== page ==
This issue of the North Carolina Medical Journal examines the challenges and opportunities in providing health care to our state’s justice-involved population.
This issue of the NCMJ provides the history and context to help readers understand the shift to Medicaid managed care in North Carolina.
This issue of the NCMJ covers the promise and perils of technology in the health care industry in North Carolina.
This issue of the NCMJ covers the many challenges and opportunities associated with caring for North Carolina’s growing immigrant and refugee populations.
This issue of the NCMJ celebrates North Carolina’s pioneering influence on the field of newborn screening, which identifies potentially life-threatening conditions in babies before symptoms occur.
This issue of the NCMJ focuses on the health care challenges and opportunities facing rural North Carolina.
This issue takes a look at the myriad ways the environment affects the health of North Carolinians.
This issue of the NCMJ examines the role of teams in North Carolina’s health care ecosystem. It takes a look at what really makes a good health care team, whether North Carolina’s workforce is prepared for team-based care, alternative financing models for this type of care, the roles of the patient and of technology as part of the team, and more.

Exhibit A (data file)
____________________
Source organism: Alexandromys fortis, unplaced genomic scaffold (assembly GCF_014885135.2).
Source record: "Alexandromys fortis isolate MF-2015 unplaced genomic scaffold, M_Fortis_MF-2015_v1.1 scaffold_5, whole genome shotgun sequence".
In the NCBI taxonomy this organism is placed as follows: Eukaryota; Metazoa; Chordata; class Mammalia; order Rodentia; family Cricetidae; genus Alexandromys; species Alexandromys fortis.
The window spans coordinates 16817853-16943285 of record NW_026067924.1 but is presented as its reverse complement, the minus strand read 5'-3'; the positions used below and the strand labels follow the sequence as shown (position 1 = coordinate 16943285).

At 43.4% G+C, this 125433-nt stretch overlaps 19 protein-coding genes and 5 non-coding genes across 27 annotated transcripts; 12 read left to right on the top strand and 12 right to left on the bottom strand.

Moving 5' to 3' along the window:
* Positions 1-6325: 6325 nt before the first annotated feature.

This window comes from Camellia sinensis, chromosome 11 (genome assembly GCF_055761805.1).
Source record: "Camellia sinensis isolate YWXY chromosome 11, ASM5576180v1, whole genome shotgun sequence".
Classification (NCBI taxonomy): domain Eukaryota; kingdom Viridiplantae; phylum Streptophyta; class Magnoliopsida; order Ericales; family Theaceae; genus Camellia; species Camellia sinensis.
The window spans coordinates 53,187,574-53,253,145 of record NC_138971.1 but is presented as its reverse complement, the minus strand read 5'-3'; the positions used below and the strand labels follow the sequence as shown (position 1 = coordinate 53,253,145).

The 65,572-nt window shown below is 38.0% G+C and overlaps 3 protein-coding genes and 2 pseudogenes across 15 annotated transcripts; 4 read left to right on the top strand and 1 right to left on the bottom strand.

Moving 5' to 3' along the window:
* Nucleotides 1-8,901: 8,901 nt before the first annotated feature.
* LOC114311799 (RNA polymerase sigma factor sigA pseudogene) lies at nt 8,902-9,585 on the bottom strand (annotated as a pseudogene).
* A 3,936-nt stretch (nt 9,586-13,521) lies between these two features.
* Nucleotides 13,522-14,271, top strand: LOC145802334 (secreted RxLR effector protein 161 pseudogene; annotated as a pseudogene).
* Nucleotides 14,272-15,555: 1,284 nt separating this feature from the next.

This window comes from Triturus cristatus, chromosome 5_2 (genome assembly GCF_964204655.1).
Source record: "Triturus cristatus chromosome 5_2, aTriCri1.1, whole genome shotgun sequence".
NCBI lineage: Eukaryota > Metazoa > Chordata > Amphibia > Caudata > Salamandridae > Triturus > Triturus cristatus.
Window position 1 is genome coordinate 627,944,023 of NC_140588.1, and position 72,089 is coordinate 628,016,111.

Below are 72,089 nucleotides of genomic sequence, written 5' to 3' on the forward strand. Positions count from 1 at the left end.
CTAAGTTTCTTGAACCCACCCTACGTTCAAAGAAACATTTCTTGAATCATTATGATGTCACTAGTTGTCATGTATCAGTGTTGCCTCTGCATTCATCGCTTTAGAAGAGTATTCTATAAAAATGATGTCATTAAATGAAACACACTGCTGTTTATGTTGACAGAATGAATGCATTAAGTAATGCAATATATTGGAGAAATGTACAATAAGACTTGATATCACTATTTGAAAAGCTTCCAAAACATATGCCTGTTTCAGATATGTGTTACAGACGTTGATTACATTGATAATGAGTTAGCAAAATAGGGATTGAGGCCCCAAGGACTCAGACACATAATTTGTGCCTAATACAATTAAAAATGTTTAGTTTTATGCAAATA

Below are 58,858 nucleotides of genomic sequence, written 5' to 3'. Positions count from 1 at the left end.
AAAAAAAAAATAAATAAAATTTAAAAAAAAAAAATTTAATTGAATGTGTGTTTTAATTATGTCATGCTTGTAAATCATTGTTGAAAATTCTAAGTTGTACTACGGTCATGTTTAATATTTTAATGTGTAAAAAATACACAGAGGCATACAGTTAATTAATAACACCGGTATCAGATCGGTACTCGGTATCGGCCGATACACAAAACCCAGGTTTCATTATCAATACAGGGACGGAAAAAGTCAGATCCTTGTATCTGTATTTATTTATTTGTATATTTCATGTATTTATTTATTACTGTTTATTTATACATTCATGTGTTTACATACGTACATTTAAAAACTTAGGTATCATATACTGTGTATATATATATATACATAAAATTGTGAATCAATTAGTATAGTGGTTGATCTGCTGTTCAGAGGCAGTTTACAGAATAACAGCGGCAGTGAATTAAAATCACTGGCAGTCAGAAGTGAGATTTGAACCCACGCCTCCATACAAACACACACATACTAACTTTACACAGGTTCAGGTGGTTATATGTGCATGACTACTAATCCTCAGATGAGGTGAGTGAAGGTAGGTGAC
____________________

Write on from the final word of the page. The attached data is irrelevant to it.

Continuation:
This issue of the NCMJ addresses the sources, consequences, and potential solutions for the opioid crisis in North Carolina. Authors tackle the problem from a variety of perspectives, including public health, private practice, harm reduction, behavioral health, criminal justice, local government, and law enforcement.
This issue of the NCMJ examines the effects of adverse childhood experiences (ACEs) on lifelong health. Public health providers, social workers, and researchers share data on the impact of ACEs, details about related issues such as poverty and domestic violence, and recommendations for promoting resiliency. In addition to laying out the problem of childhood trauma, this issue provides examples of success stories from around the state, as well as prescriptions for how communities can combat ACEs in the future.
This issue of the NCMJ explores the high cost of care in North Carolina. By incorporating several viewpoints, including that of providers, consumers, insurance, and pharma, this issue provides a broad overview of the various drivers of high health care costs. This issue also discusses managing the cost of care through addressing social determinants of health, tobacco use, and an aging population.